Norfolk, Virginia houses the largest naval facility
not just in the United States, but in the world. There are huge numbers of military personnel in our city and the large number of people who commute every day to the Norfolk Naval Base from surrounding cities like Virginia Beach. This results in a lot of traffic coming to and from the Naval Base. That means that a high percentage of the car crashes in our community are going to involve either a Navy person who is the at-fault driver or the victim of the accident.
Several different issues arise when there are military persons involved in a car accident with injuries. For example, if the vehicle that was at fault was operated by a U.S. government employee or service member on duty, then the claim is typically not against the individual, but against the United States Government. This involves the Federal Tort Claims Act which is the federal statute that acts as a limited waiver of sovereign immunity – although it only applies in certain circumstances. Sovereign immunity has its roots in English and old common law doctrine that can be summed up as "The King can do no wrong." In the United States, the government and thereby the United States Navy can claim sovereign immunity as a defense. There are a lot of complications about claims involving the United States government, including the way that the claim has to be submitted to the government and what court you go to. You cannot get a jury in a Federal Tort Claims Act case.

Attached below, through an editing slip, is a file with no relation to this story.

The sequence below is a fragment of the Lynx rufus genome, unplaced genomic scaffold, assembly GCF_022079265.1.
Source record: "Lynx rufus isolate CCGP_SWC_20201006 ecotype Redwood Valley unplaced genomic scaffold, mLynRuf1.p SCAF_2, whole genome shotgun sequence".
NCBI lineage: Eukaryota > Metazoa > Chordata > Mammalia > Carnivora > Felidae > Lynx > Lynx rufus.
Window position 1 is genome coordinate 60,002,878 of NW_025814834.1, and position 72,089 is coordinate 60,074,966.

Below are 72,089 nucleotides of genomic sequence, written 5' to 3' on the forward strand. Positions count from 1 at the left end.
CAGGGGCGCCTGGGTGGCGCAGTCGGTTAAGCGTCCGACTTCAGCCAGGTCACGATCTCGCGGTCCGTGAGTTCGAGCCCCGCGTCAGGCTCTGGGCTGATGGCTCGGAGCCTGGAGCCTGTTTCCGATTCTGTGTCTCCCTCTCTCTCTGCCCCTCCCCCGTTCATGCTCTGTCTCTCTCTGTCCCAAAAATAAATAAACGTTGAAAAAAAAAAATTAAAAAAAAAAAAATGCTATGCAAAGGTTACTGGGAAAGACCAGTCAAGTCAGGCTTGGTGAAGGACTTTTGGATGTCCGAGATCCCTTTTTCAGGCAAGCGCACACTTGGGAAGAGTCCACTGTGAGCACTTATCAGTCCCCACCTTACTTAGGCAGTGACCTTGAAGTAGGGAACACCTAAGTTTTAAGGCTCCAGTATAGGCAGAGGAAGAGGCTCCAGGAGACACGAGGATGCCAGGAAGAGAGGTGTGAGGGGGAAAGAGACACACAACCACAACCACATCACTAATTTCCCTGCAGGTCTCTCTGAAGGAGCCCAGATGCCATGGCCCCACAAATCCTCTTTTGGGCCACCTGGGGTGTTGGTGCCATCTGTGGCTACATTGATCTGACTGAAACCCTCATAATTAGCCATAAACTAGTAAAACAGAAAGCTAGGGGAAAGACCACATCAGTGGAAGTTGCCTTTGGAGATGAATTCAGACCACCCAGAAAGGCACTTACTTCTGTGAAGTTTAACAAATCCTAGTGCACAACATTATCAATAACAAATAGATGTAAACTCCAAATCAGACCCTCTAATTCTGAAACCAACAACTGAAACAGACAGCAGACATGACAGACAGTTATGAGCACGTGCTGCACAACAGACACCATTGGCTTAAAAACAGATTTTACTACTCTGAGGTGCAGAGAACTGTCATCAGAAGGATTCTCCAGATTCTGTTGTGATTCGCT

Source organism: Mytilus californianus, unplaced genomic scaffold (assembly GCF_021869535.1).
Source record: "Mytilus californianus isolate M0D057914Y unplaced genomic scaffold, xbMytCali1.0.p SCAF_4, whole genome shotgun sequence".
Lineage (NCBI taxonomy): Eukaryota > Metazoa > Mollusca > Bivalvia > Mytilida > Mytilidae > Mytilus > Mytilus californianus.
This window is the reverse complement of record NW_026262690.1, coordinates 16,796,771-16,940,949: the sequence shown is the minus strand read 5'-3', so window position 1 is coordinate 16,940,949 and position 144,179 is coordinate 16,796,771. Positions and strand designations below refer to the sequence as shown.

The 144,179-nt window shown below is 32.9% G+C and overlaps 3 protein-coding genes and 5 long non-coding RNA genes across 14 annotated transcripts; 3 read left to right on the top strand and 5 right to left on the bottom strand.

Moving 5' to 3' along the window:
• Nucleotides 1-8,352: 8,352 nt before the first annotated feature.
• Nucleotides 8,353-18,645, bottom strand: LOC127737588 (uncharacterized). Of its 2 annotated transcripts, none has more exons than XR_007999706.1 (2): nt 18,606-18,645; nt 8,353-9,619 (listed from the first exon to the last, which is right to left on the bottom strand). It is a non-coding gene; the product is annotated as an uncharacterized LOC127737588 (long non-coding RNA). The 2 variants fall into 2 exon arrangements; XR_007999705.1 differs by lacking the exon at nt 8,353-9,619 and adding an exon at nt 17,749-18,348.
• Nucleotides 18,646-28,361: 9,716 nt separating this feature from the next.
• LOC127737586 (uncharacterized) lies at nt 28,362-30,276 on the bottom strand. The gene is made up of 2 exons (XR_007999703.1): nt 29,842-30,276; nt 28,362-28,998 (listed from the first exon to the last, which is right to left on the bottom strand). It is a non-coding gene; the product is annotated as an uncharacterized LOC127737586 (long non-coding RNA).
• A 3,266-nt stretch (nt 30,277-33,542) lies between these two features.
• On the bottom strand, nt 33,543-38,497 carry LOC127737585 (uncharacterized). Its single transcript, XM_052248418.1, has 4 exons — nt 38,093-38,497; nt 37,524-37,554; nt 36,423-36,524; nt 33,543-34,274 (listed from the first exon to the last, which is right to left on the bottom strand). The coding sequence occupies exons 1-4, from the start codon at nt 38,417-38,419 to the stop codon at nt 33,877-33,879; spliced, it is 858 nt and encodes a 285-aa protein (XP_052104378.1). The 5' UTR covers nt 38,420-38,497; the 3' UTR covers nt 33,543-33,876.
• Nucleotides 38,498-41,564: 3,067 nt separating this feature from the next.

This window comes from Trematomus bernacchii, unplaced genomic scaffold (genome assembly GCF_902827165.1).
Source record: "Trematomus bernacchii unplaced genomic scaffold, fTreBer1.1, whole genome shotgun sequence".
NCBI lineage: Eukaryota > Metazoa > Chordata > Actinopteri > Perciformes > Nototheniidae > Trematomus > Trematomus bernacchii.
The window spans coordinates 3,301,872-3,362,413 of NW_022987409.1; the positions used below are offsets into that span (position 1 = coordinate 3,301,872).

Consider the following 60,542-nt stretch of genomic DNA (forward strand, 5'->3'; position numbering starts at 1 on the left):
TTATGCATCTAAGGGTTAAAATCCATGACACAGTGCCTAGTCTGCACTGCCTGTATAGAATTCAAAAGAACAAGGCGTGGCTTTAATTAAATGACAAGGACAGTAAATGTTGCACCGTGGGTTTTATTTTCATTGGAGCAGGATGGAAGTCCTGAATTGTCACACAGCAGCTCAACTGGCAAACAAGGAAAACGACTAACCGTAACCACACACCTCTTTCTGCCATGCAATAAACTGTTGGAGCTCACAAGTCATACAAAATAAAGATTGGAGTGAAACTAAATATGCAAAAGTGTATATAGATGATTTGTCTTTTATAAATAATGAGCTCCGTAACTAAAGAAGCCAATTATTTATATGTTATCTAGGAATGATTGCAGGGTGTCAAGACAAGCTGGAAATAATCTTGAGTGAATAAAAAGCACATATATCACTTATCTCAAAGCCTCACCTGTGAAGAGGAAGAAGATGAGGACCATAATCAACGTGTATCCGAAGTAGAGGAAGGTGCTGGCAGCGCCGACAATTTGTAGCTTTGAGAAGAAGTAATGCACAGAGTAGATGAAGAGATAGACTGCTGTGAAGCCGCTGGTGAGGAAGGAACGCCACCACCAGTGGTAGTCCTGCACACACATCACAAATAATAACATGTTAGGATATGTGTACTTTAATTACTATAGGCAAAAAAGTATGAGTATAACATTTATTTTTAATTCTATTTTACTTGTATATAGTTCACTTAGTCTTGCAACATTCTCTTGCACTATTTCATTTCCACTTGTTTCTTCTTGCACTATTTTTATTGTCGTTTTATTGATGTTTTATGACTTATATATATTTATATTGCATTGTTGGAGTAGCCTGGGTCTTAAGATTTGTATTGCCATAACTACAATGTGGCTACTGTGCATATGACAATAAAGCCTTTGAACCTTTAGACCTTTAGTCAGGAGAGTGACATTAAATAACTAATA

When on-duty military personnel are both at-fault and the ones hurt, the injured person may be barred from recovery because of the case of Feres v. United States, in which the Supreme Court set out what is known as the Feres Doctrine. The doctrine basically says that the United States is not liable under the Federal Torts Claims Act when a member of the armed services is injured through the negligence of another service member when on active duty. The Feres doctrine effectively bars service members from successfully collecting damages for personal injuries against the United States sustained while they were performing their duties.
On the other hand, if the at-fault driver in an accident is a civilian, and a Navy person is injured in the accident, a case can go forward. The medical treatment received by that injured sailor or officer will likely occur at military facilities, like the Portsmouth Naval Medical Center. These kind of medical facilities do not charge service members for the care they receive. Therefore, an attorney handling such a case has to get a statement of value from the government to prove what was the estimated value of the military’s medical care, and pay the government back out of the insurance settlement or verdict. The injured person also gets to claim pain and suffering damages.
Overall, there are many issues that can arise when a Navy service person is involved in an accident in our town. It is best to speak with someone that is familiar with these issues. The roads into the Naval Station, I-564, Hampton Boulevard, and Taussig Boulevard are well known to me as I live in the Larchmont neighborhood and drive these roads each day.
Rick Shapiro has practiced personal injury law for over 30 years in Virginia, North Carolina, and throughout the Southeastern United States. He is a Board Certified Civil Trial Advocate by the National Board of Trial Advocacy (ABA Accredited) and has litigated injury cases throughout the eastern United States, including wrongful death, trucking, faulty products, railroad, and medical negligence claims. His success in and out of the courtroom is a big reason why he was named 2019 “Lawyer of the Year” in railroad law in U.S. News & World Report's Best Lawyers publication (Norfolk, VA area), and he has been named a “Best Lawyer” and “Super Lawyer” by those peer-reviewed organizations for many years. Rick was also named a “Leader in the Law, Class of 2022” by Virginia Lawyers Weekly (total of 33 statewide honorees consisting of lawyers and judges across Virginia).
Comments for this article are closed.